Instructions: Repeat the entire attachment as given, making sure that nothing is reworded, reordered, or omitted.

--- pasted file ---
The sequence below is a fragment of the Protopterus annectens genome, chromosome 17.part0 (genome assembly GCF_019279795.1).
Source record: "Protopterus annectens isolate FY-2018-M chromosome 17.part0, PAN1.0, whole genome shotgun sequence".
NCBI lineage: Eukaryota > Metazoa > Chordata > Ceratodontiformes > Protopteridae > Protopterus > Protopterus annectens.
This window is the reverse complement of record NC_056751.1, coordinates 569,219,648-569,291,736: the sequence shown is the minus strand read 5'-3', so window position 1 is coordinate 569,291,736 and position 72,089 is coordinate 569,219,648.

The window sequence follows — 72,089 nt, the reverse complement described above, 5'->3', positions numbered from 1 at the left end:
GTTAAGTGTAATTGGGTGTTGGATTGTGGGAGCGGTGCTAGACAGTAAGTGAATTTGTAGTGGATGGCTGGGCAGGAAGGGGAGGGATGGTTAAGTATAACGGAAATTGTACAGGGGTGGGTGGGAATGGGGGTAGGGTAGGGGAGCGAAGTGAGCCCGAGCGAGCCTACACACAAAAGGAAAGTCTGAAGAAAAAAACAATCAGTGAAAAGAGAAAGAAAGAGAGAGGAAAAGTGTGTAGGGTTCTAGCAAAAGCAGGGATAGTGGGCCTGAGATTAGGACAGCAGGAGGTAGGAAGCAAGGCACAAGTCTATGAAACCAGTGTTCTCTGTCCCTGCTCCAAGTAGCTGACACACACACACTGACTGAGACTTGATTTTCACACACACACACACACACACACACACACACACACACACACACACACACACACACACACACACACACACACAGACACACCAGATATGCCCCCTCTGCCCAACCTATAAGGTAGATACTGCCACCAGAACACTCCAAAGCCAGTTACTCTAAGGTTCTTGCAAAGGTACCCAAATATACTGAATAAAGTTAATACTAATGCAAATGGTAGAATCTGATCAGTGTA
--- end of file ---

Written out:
The sequence below is a fragment of the Protopterus annectens genome, chromosome 17.part0 (genome assembly GCF_019279795.1).
Source record: "Protopterus annectens isolate FY-2018-M chromosome 17.part0, PAN1.0, whole genome shotgun sequence".
NCBI lineage: Eukaryota > Metazoa > Chordata > Ceratodontiformes > Protopteridae > Protopterus > Protopterus annectens.
This window is the reverse complement of record NC_056751.1, coordinates 569,219,648-569,291,736: the sequence shown is the minus strand read 5'-3', so window position 1 is coordinate 569,291,736 and position 72,089 is coordinate 569,219,648.

The window sequence follows — 72,089 nt, the reverse complement described above, 5'->3', positions numbered from 1 at the left end:
GTTAAGTGTAATTGGGTGTTGGATTGTGGGAGCGGTGCTAGACAGTAAGTGAATTTGTAGTGGATGGCTGGGCAGGAAGGGGAGGGATGGTTAAGTATAACGGAAATTGTACAGGGGTGGGTGGGAATGGGGGTAGGGTAGGGGAGCGAAGTGAGCCCGAGCGAGCCTACACACAAAAGGAAAGTCTGAAGAAAAAAACAATCAGTGAAAAGAGAAAGAAAGAGAGAGGAAAAGTGTGTAGGGTTCTAGCAAAAGCAGGGATAGTGGGCCTGAGATTAGGACAGCAGGAGGTAGGAAGCAAGGCACAAGTCTATGAAACCAGTGTTCTCTGTCCCTGCTCCAAGTAGCTGACACACACACACTGACTGAGACTTGATTTTCACACACACACACACACACACACACACACACACACACACACACACACACACACACACACACACACACACACAGACACACCAGATATGCCCCCTCTGCCCAACCTATAAGGTAGATACTGCCACCAGAACACTCCAAAGCCAGTTACTCTAAGGTTCTTGCAAAGGTACCCAAATATACTGAATAAAGTTAATACTAATGCAAATGGTAGAATCTGATCAGTGTA